Monday , Mar , 15 , 2004 C.Y. Ellis

Cardinal stand tall atop Phoenix region

Philadelphia, PA (Sports Network) – Stanford capped a tremendous regular
season Saturday with a Pac-10 Tournament title. The Cardinal were later
rewarded Sunday for their brilliance with a No. 1 seed in the Phoenix — or
West — bracket of the NCAA Tournament.

Stanford (29-1) benefited from the return to the lineup of big man Justin
Davis during the Pac-10 tourney and avenged its loss to Washington last week.
The Cardinal will face 16th-seed Texas-San Antonio in the first round on
Thursday in Seattle.

“A one seed – that’s great. We’re really pleased to be staying west and going
to Seattle,” Stanford coach Mike Montgomery said. “The kids anticipated that.
I think, frankly, they are a little bit fatigued. Not a lot of emotion right
now, but they came in, watched the brackets, very business-like, and very
pleased to have the one seed, staying in Seattle.”

The Cardinal aren’t expected to have much problem with Texas San Antonio on
Thursday in Denver, as no 16th seed has ever pulled off the improbable upset
of a No. 1. Stanford will most likely face the winner of the eight-nine game
between the SEC’s Alabama and Missouri Valley regular season champion Southern
Illinois. Both squads received at-large bids to make the tournament.

“I think you are going to run into a good opponent really early, so I don’t
look ahead very much,” Montgomery said. “I think you’ve got to play your best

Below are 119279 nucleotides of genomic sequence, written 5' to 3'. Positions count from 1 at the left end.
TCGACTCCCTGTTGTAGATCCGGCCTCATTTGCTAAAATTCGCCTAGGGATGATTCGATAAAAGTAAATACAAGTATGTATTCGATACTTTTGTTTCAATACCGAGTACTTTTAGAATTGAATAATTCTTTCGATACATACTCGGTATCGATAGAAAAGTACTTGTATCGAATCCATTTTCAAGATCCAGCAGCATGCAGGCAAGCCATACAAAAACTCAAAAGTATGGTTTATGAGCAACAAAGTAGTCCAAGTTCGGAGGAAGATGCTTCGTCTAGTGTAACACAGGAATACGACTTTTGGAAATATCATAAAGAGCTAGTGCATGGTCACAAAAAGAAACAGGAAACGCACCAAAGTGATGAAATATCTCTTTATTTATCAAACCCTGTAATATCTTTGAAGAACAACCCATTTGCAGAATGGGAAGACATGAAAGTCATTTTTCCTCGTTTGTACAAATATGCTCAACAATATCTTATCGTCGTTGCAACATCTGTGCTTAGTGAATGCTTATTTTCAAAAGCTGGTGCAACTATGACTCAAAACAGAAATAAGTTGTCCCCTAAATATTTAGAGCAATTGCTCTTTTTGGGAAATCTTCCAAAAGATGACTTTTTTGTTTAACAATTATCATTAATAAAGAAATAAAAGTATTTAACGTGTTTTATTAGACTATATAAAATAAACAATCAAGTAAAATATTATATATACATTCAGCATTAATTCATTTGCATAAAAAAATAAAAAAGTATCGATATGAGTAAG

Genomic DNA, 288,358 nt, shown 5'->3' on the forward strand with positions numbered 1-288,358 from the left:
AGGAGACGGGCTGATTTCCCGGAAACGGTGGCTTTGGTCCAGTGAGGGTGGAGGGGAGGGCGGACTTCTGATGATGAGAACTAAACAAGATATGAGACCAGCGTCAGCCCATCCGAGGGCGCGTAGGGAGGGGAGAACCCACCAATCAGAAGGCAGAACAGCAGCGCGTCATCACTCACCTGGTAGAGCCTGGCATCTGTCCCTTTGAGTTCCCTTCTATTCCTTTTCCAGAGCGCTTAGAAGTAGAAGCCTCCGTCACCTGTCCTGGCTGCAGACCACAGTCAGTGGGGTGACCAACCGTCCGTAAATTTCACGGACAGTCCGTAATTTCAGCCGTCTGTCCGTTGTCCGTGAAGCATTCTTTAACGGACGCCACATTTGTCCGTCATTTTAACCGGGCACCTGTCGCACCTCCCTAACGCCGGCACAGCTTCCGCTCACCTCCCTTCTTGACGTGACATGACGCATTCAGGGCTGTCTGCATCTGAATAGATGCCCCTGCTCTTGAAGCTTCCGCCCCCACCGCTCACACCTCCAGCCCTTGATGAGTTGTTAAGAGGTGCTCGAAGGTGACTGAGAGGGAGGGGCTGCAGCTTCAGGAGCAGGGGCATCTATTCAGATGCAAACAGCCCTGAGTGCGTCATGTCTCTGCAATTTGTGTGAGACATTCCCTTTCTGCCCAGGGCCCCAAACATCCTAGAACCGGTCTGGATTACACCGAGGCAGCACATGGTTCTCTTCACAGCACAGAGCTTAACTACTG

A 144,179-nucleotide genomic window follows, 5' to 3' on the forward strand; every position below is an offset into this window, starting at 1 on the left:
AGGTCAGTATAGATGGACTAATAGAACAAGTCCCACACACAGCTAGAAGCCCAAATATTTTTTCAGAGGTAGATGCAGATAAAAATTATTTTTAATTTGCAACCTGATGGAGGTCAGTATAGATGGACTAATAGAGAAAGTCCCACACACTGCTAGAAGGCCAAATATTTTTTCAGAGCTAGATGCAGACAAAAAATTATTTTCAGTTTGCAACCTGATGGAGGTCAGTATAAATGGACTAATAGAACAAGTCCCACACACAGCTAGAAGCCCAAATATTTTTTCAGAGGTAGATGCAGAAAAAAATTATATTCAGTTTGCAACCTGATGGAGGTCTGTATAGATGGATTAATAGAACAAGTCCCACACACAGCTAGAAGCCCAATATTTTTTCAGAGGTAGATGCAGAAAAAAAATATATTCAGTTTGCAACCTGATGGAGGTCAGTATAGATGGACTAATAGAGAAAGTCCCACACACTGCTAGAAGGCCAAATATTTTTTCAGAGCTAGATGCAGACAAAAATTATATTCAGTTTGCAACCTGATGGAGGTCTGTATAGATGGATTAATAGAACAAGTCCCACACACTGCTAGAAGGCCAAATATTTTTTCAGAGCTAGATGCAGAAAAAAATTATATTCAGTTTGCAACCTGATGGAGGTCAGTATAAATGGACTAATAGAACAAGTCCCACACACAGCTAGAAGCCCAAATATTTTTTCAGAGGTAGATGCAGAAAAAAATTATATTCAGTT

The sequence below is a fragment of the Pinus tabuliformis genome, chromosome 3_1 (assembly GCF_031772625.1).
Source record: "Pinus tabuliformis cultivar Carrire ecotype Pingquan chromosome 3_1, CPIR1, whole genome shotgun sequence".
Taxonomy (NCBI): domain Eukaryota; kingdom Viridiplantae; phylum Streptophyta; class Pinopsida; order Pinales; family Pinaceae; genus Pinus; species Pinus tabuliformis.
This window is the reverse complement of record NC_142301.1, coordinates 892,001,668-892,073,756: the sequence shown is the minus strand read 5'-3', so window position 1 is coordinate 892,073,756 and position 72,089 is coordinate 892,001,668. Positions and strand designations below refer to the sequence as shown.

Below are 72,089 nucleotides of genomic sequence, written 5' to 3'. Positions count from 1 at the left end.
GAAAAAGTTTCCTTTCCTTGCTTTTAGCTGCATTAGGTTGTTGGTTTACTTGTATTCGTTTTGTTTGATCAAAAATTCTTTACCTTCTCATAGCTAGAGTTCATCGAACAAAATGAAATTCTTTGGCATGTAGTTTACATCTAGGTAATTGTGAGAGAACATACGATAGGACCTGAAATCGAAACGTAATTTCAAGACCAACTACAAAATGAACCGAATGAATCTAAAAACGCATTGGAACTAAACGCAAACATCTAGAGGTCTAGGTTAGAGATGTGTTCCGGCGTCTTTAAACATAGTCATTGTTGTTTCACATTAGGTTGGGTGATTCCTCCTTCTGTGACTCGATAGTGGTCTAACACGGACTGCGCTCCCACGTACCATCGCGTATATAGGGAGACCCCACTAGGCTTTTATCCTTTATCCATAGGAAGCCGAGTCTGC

basketball, I think you know that. You’ve got to be mentally tuned to play
each and every game or you’re probably going to get beat.

Defending national champion Syracuse or ACC Tournament winner Maryland could
await Stanford in Phoenix if the seeds hold true to form.

On Thursday in Buffalo, second-seeded Connecticut (27-6), the Big East
Tournament champion, will match up against AEC champion Vermont (22-8) and
seventh-seeded DePaul (21-9) will take on Dayton (24-8).

Thursday’s Phoenix region games in Denver will pit fifth-seeded Syracuse
against BYU (21-8) and fourth-seeded Maryland against UTEP (24-7). On Friday
in Orlando, third-seeded North Carolina State (20-9) will meet Sun Belt winner
Louisiana-Lafayette (20-8) and sixth-seeded Vanderbilt will face MAC champion
Western Michigan (26-4).

The winners of the first two rounds will advance to the Phoenix Regional on
March 25 and 27 at the America West Arena.

The Phoenix region is wide open, and it would not be shocking for one of four
teams to emerge from this group.

Stanford has been great all season and has played beyond many people’s
expectations. But the Cardinal struggled a little bit — as much as you can
for a one-loss team — toward the end of the regular season. They are
susceptible to quick teams, and squads such as Alabama, Maryland and UConn
could give them fits if they meet.

The Huskies are probably the most talented team in the country, but their
hopes rest on the shoulders of shot-blocking monster Emeka Okafor, who has
been struggling of late with a back injury.

The Cardinal, though, are so solid on the defensive end that they can win even
when they don’t play that well. It’s hard to see any of the underdogs making
much noise in this bracket, even though the Crimson Tide could give Stanford a
scare.

Maryland and Syracuse have been too up-and-down this season to believe they
can string together enough wins to get to San Antonio, leaving Stanford and
UConn in a colossal clash in the Elite Eight.

But watch out for NC State, which finished in second place in the brutal ACC
regular season, because people have been selling them short all year.
Connecticut, though, has the best player in Okafor and a great coach to boot
in Jim Calhoun. They are a serious threat to win it all and should end up in
San Antonio as long as Okafor’s back doesn’t give out.